Concerning Palm Sunday

The Questions: The Catholic Church calls Palm Sunday – the Sunday before Easter – a feast. What makes this day such a big deal?

The Response: The Roman Catholic Church has a thing about feasts, celebrations and observances, as a quick look at a Roman liturgical calendar will confirm. So many special events that, in reality, there is nothing special about them.

Tell ye the daughter of Sion, Behold, thy King cometh unto thee, meek, and sitting upon an ass, and a colt the foal of an ass. -- Matthew 21:5, KJV

When Christ entered Jerusalem riding on a donkey, it was a significant event. Hundreds of years earlier, the prophet Zechariah had prophesied that the long-awaited king who would deliver the Jews would enter Jerusalem riding on a donkey colt. In so doing, Jesus fulfilled yet another prophecy concerning Himself.

Rejoice greatly, O daughter of Zion; shout, O daughter of Jerusalem: behold, thy King cometh unto thee: he is just, and having salvation; lowly, and riding upon an ass, and upon a colt the foal of an ass. -- Zechariah 9:9, KJV

The reference to the Daughter of Zion appears to have been taken from Isaiah 62.11, where the prophet wrote "say ye to the daughter of Zion, behold thy salvation cometh", or "thy Saviour cometh.” Clearly, this reference is to Messiah, but who is the Daughter of Zion? It is not the city of Jerusalem, but those who live in the city, the Jewish synagogue. The Targum renders the phrase "the congregation of Zion", the people of the Jews, in particular the elect of God among them, those who embraced the true Messiah, and believed in him:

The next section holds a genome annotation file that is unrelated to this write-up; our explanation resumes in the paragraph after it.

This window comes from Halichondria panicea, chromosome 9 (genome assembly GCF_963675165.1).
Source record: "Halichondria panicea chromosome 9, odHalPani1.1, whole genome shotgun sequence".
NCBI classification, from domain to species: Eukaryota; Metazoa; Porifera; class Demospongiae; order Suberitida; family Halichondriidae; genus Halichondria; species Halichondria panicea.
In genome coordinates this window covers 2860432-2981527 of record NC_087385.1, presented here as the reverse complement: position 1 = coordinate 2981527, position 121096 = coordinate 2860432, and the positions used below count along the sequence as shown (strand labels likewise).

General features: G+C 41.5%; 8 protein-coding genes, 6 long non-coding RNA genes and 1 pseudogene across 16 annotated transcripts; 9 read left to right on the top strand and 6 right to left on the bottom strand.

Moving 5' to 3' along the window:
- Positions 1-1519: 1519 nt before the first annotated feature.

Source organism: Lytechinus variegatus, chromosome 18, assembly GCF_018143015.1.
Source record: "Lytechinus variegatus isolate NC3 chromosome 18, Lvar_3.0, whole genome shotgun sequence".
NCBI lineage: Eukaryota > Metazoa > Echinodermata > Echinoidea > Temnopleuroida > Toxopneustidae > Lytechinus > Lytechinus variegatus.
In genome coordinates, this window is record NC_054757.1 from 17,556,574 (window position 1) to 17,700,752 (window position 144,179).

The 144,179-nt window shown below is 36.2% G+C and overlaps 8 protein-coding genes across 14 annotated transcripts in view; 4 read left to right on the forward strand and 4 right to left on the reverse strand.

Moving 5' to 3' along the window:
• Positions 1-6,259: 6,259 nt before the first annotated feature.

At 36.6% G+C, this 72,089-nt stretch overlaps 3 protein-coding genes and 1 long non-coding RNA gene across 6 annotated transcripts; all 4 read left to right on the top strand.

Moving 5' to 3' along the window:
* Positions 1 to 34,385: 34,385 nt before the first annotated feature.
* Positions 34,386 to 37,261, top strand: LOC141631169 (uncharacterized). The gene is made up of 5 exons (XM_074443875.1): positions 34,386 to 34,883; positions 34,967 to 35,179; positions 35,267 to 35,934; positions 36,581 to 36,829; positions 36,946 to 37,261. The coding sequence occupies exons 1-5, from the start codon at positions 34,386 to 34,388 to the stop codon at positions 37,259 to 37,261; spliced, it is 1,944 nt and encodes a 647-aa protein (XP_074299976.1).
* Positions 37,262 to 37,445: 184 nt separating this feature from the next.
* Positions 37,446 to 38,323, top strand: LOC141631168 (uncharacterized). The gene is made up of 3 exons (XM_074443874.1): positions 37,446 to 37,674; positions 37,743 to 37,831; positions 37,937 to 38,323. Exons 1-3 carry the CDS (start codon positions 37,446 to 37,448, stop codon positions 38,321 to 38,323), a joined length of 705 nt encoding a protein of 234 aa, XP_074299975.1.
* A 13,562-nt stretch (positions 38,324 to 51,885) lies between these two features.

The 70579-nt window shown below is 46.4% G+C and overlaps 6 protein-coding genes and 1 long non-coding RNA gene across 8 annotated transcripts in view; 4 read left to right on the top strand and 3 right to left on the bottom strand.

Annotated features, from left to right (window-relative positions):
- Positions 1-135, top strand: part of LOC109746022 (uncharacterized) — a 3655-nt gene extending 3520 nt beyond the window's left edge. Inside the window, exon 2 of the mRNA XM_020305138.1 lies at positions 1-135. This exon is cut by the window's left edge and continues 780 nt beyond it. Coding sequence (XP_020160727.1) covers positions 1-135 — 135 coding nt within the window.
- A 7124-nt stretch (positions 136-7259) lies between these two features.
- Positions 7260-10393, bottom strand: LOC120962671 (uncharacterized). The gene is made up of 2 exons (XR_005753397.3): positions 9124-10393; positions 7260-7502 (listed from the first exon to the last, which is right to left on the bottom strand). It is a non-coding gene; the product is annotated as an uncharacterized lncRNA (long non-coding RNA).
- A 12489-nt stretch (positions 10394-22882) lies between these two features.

The next phrase in the Matthew verse, “behold, thy king cometh unto thee,” and the words that follow, are from Zechariah 9:9. They refer to the king Messiah, who, in a little time after this prophecy was pronounced, was to come to Zion and redeem Jacob from all his iniquities. Messiah had come.

Though Jesus entered the city as a king, He did not come as a conqueror, nor with great show of power. Rather, He entered the city meekly, as He had lived and ministered.

And a very great multitude spread their garments in the way; others cut down branches from the trees, and strawed them in the way. -- Matthew 21:8, KJV

There are those who would make more of Christ's choice of conveyance than can be drawn from Scripture. These people, whose numbers include both ancient and modern Jews, consider the passage, "sitting upon an ass, and a colt, the foal of an ass," to be evidence of His humility. Jews declare this donkey to be an uncommon one. They say it had 100 spots on its coat and that it was the foal of that which was created on the eve of the Sabbath; and is the same that Abraham and Moses rode upon. (See: T. Bab. Sanhedrim, fol. 98. 1. & 99. 1. Bereshit Rabba, fol. 66. 2. & 85. 3. Midrash Kohelet, fol. 63. 2. Zohar in Gen. fol. 127. 3. & in Num. fol. 83. 4. & in Deut. fol. 117. 1. & 118. 3. Raya Mehimna in Zohar. in Lev. fol. 38. 3. & in Num. fol. 97. 2.)